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At Cigar Smoking World Championship, the best always finish last

The smoke machine seemed redundant. This was the Cigar Smoking World Championship. There was already a lot of smoke.

But there it was, next to the laser lights and the rattling sound system, pluming white fog around a subterranean hotel ballroom in which people in tuxedos and evening gowns representing more than 40 countries had gathered to find out who among them could smoke a cigar the slowest.

The noise, the pageantry, the glittery prizes valued at tens of thousands of dollars — for Charles Fox, founder & promoter of Fox Cigars Inc., it was a far cry from the genesis of the event 25 years ago, when 17 people came by to try a game he had just made up.

When the most recent edition was held, in the year 2011, there were close to 250 attendees, many of whom had competed in one of the 34 qualification events held around the world this year.

“The best smokers in the world are here tonight,” Charles declared after all the rules were recited and the ceremonial first cigar was cut. “Let’s see what they can do.”

The smokers lit their matches. The room fell silent. This was their one chance to apply fire to their cigars. The clock counted up from zero, and for the next several hours, the competitors sat there, staring at their embers, quietly watching them burn.

I first heard about the Cigar Smoking World Championship three years ago, around the time that I began my current assignment as The New York Times’ international sports correspondent. It sounded then like something to avoid: contrived whimsy, quirk for quirk’s sake, unserious and unimportant.

A box of cigars and some machine-generated smoke helped build the anticipation. 

Over the next couple of years, though, as I reported articles from 21 countries, I felt my perspective change. The competitions I attended — motorcycle racing, darts, soccer, chess, cycling, basketball and whatever else — started to feel more alike than different. Athletes, whether they were skating in an Olympic rink in Norway or on a frozen lake in Austria, told me the same things about their motivations and desires. The bonds inside these communities, however different, felt equally strong, from the Swamp Soccer World Cup to the actual World Cup.

My assignment overseas will come to an end next month. As I get ready to return to New York, I feel as if I’ve achieved a deeper understanding of sports at their essence, of the heart of why people everywhere gather to compete.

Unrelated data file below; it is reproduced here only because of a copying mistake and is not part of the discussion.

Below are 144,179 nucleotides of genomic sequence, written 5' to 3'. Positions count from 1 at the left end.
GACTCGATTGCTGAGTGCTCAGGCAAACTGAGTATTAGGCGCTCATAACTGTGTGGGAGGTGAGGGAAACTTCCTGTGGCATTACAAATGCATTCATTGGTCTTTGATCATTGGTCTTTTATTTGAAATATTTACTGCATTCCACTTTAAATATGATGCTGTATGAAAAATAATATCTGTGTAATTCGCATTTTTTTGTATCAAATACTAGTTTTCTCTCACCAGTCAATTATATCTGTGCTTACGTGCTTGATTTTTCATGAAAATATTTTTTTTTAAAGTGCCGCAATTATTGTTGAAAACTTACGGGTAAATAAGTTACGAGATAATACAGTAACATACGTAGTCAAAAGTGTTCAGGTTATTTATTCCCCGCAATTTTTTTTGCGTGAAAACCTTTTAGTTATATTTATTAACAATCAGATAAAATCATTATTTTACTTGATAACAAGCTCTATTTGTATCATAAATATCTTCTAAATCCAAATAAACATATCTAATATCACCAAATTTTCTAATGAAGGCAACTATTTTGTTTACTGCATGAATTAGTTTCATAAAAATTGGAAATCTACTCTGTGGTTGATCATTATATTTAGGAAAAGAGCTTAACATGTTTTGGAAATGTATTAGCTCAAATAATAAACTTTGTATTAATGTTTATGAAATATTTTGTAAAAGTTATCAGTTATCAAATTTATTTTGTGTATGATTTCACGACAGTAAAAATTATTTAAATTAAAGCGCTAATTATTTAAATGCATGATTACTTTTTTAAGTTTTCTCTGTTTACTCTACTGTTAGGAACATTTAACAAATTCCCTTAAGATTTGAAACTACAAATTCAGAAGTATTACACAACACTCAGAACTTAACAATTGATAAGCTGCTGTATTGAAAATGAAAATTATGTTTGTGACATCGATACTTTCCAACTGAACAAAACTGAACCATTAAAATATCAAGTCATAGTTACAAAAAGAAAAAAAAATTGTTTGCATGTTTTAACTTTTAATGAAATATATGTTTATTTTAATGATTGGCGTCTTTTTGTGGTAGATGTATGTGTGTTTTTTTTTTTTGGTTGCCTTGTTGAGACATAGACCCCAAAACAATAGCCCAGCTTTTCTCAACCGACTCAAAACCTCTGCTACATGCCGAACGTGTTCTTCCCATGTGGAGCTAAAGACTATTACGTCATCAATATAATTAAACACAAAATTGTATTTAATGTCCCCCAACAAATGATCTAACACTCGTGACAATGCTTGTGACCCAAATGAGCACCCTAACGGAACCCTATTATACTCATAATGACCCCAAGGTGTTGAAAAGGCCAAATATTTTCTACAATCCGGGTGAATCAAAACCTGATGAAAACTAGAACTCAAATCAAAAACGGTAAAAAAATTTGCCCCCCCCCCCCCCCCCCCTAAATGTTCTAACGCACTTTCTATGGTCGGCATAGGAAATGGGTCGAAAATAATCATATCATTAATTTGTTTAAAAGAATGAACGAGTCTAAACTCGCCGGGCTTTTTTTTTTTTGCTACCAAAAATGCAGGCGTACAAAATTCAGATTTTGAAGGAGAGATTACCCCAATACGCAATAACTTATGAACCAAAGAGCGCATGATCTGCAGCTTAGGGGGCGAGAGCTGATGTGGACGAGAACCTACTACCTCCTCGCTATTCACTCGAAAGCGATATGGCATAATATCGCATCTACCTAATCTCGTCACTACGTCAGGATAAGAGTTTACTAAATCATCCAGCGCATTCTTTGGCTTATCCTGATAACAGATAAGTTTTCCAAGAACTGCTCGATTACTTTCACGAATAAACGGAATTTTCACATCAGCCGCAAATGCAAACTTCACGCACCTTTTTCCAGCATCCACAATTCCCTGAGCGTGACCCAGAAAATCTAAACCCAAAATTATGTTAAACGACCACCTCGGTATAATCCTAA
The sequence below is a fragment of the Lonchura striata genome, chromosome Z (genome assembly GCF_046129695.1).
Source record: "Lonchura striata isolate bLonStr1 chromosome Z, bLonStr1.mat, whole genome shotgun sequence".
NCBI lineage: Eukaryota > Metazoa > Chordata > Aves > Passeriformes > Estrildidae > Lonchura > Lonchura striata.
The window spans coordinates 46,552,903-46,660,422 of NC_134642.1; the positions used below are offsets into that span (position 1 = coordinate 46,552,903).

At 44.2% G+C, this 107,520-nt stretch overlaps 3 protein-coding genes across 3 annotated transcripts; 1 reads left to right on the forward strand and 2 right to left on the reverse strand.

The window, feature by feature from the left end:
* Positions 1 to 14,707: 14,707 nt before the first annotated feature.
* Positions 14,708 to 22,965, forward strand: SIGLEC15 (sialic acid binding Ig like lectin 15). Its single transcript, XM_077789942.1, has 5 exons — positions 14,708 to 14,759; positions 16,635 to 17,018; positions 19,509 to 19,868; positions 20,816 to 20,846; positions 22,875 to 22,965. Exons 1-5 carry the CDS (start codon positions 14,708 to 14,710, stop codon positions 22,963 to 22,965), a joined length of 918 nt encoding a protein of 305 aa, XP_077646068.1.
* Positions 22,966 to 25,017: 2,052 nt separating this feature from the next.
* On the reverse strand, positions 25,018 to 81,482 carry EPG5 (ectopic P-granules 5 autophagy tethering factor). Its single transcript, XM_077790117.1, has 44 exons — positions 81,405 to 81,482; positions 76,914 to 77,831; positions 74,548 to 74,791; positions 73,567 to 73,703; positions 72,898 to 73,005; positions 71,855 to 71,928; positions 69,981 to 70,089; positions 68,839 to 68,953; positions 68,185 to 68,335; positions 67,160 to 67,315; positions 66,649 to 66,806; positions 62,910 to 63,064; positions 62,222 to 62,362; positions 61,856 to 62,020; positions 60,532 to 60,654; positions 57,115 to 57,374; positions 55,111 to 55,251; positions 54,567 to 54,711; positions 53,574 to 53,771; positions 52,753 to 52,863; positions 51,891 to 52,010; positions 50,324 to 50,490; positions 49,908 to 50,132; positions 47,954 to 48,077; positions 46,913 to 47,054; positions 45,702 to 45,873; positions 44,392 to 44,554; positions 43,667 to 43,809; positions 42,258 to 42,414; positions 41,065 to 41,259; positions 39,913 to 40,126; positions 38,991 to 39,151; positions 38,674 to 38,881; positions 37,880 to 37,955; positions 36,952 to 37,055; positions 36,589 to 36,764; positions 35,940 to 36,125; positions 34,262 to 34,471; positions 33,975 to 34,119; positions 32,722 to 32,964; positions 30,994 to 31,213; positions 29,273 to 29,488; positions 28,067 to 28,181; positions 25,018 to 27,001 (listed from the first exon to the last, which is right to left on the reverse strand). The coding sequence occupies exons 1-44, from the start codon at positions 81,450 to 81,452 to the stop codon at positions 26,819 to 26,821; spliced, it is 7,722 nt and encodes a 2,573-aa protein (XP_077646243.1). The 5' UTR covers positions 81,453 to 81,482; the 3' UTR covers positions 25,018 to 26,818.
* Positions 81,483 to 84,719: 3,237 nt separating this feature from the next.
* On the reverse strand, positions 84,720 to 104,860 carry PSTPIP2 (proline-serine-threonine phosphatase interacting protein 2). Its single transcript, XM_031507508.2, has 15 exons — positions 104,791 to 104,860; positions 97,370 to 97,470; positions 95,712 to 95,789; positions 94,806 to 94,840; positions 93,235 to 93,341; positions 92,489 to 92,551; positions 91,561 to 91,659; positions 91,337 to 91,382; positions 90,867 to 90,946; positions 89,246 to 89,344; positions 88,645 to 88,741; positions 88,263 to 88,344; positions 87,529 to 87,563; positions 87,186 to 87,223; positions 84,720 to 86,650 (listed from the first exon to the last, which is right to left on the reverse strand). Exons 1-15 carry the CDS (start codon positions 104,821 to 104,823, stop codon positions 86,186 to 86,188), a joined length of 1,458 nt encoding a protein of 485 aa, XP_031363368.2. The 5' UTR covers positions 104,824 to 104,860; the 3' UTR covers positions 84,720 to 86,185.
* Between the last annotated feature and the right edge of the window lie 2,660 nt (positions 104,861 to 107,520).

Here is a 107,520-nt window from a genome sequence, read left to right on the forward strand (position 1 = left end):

And so, in that spirit, I decided to go watch a cigar smoking contest.

Slow and Steady

Humans are naturally competitive. That’s what Igor Kovacic, who holds the slow cigar smoking world record (3 hours 52 minutes 55 seconds), was explaining to me a few minutes before the competition began. I had found him pacing in a hallway with his headphones on, listening to Rage Against the Machine at full volume.

“I need to get angry, and then I put it into the competition,” he said. “I almost don’t like myself when I compete. I look like I’m going to kill somebody. I’m not that kind of guy.”

Kovacic broke down the event for me. There is luck involved, to be sure. The cigar you pick or even where you sit in a room makes a difference. But there is room for skill, strategy and instinct, too. One has to read the way a cigar burns, to interpret the heat emanating from its skin, to measure the weight on each puff.

People train seriously for this.

“Athletics like running or weight lifting are the only sports where people are truly competing against physical limits,” Bilic said. “But for sports like football, cricket, there are rules created by humans, and in the framework of these rules, people try to be the best. It’s the same in cigar smoking.”

Kovacic, 48, an infrastructure project manager from Gothenburg, Sweden, snatched the world record earlier this year from Darren Cioffi, an American who has held it eight times. Their heated rivalry constituted the main competitive storyline of the weekend.

“They’re like Magic and Bird,” said Alex Lerian, a competitor from New York who wore earplugs to help him focus.

I met Cioffi the night before the event on a hotel terrace overlooking the Adriatic Sea. The waterfront felt serene, but he confessed he was finding it “hard to be chill.” The contest was weighing on him. He wanted to have fun. He was among friends. But there were a lot of people, he said, who would be happy to see him lose.

A cigar brand owner from Nashville, Tennessee, Cioffi first entered the championship in 2014 “because it sounded wacky.” He ended up winning it. He attributed his skill (besides simply knowing his way around a cigar) to his “really good up-close vision,” which he honed through a side gig as an antique paper dealer. He pointed to my notebook and told me he could tell me how many pages it had.

“Like, I just happen to be able to do this,” he said, sounding almost weary. “Part of me wishes that I could never have done it, and that way I could just be here having fun.”

There are people like Cioffi all around sports: reluctant stars, torn between feeling responsible for sharing a cosmic gift — in Cioffi’s case, being able to smoke a cigar really, really slowly — and wanting a simpler life.